Citizens Voice Concerns Over Iron Mountain

Citizens Speak, Community

LUMPKIN COUNTY, Ga.- Stephanie Kauffman and her neighbor spoke before the Board of Commissioners for the second month in a row over their concerns with the noise from Iron Mountain Park.

The commissioners also had a public hearing that addressed the 5311 Rural transportation program. There was one citizen present that spoke at that meeting as well.

Last month Kauffman and her neighbors came before the board of commissioners to ask for their help with the noise created by Iron Mountain Park. The commissioners heard their concerns and Dr. Bobby Mayfield Commissioner for District 2 the area this falls in went out to meet with the park owner.

After hearing Kauffman again Mayfield read out a letter that he sent to the other commissioners explaining his findings. To hear the letter read listen to the clip below.

Chairman Dockery and County Manager Alan Ours promised Kauffman that Ours would be in touch with her the day following the meeting. It was also stated if he could not answer all her questions during the call he would find the answers and get back to her. At this time the board is taking no action against Iron Mountain Park.

During the public hearing for the 5311 Rural Transporation program, Laurie Hines got up and ask the board questions about the program. Hines’s questions concerned the budget for the program and more information about the program.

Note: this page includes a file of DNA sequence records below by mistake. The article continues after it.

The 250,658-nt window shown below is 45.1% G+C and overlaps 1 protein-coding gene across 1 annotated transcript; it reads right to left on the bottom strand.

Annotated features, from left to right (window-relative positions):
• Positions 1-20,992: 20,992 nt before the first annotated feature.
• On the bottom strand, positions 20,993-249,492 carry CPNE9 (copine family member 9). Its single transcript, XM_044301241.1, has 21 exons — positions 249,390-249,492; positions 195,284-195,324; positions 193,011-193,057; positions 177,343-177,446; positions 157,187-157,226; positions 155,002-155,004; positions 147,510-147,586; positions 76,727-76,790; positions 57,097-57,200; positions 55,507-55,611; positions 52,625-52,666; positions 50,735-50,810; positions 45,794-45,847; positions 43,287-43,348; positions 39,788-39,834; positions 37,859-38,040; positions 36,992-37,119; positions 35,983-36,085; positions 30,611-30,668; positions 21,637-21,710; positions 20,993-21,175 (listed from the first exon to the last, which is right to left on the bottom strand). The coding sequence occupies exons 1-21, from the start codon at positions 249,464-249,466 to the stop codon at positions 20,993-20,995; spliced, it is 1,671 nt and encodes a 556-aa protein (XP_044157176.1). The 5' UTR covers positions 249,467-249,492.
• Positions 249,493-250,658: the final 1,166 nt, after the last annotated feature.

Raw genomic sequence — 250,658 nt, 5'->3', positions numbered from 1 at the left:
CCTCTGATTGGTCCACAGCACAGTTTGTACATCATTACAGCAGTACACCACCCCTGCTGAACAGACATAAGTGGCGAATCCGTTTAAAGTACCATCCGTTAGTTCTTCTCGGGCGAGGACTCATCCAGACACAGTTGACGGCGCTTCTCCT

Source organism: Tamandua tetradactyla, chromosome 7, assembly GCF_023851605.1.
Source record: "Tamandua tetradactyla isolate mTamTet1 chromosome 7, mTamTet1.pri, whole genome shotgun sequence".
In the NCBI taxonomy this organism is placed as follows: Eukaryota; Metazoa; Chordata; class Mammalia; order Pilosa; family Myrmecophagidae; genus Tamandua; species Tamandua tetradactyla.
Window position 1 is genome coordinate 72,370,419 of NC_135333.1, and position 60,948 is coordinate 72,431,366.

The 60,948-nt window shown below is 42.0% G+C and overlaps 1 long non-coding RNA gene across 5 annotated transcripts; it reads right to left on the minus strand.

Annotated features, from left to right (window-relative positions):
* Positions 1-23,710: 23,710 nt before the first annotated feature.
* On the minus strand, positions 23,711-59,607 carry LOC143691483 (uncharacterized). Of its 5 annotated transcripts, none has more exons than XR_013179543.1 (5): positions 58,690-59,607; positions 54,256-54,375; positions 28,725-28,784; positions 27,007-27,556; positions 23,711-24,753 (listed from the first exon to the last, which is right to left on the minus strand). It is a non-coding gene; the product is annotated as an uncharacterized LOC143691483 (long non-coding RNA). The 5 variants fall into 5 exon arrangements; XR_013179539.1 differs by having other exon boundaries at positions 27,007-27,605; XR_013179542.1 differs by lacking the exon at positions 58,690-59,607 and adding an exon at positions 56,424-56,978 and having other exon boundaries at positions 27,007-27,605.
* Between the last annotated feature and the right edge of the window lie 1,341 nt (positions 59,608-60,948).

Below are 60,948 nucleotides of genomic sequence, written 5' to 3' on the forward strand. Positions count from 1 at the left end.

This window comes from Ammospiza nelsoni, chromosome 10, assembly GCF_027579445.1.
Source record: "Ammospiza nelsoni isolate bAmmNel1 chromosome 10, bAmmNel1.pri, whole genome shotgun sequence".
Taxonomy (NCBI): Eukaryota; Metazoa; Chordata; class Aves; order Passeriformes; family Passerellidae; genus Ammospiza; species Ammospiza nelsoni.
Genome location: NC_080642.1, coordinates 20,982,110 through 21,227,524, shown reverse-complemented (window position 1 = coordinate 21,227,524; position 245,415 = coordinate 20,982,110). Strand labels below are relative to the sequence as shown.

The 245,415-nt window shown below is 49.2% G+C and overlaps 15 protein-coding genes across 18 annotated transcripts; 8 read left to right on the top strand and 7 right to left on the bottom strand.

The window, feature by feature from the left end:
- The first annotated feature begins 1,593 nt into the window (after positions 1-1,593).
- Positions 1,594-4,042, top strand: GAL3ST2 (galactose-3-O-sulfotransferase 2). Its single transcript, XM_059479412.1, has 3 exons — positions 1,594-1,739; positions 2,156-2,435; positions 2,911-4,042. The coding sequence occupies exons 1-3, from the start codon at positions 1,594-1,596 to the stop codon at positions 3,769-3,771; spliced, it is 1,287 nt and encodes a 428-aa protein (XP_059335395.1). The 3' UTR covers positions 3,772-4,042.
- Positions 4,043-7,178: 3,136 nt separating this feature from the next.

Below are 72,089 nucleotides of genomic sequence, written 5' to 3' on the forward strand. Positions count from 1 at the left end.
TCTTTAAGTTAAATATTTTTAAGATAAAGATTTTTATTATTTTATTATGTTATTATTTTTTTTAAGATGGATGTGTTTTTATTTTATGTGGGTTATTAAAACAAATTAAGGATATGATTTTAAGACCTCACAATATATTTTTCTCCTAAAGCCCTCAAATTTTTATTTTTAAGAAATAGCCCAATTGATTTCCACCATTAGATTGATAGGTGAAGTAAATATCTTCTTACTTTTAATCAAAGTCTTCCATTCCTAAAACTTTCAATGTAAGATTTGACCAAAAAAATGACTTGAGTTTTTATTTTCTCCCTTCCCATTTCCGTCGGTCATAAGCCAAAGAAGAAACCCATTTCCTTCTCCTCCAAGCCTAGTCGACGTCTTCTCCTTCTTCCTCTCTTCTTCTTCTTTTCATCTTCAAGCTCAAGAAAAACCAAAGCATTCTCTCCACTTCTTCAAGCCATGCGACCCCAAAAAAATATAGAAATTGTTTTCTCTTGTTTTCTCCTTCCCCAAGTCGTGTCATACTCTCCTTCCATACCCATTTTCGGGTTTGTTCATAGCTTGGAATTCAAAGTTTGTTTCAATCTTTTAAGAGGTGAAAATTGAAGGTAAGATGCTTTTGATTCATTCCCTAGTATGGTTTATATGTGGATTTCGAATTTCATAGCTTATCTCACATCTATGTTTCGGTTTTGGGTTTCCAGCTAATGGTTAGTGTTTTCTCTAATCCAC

Transit Manager Randy Allison explained that the 5311 Rural Transporation program is a program to assist people in the community with getting around. They take people to places like Walmart, and non-emergency medical appointments and they partner with the senior center to get citizens to and from the center.

Laurie Hines while addressing the board.

More information on the program as well as the schedules they work on can be found at Allison was not able to explain where in the budget the program is funded.

He was able to provide that it is a program with GDOT and FTA and they cover 50% of the roughly $200,000 cost to run the program. Lumpkin County covers the other 50%. As of right now, this is run in house but it is available to be sourced out if an operator is interested in working with the county.

Hines was able to suggest another means of funding the program through 5310. According to Hines, it can be utilized much the same way as the 5311.

“There’s a lot of additional funding available,” stated Hines.

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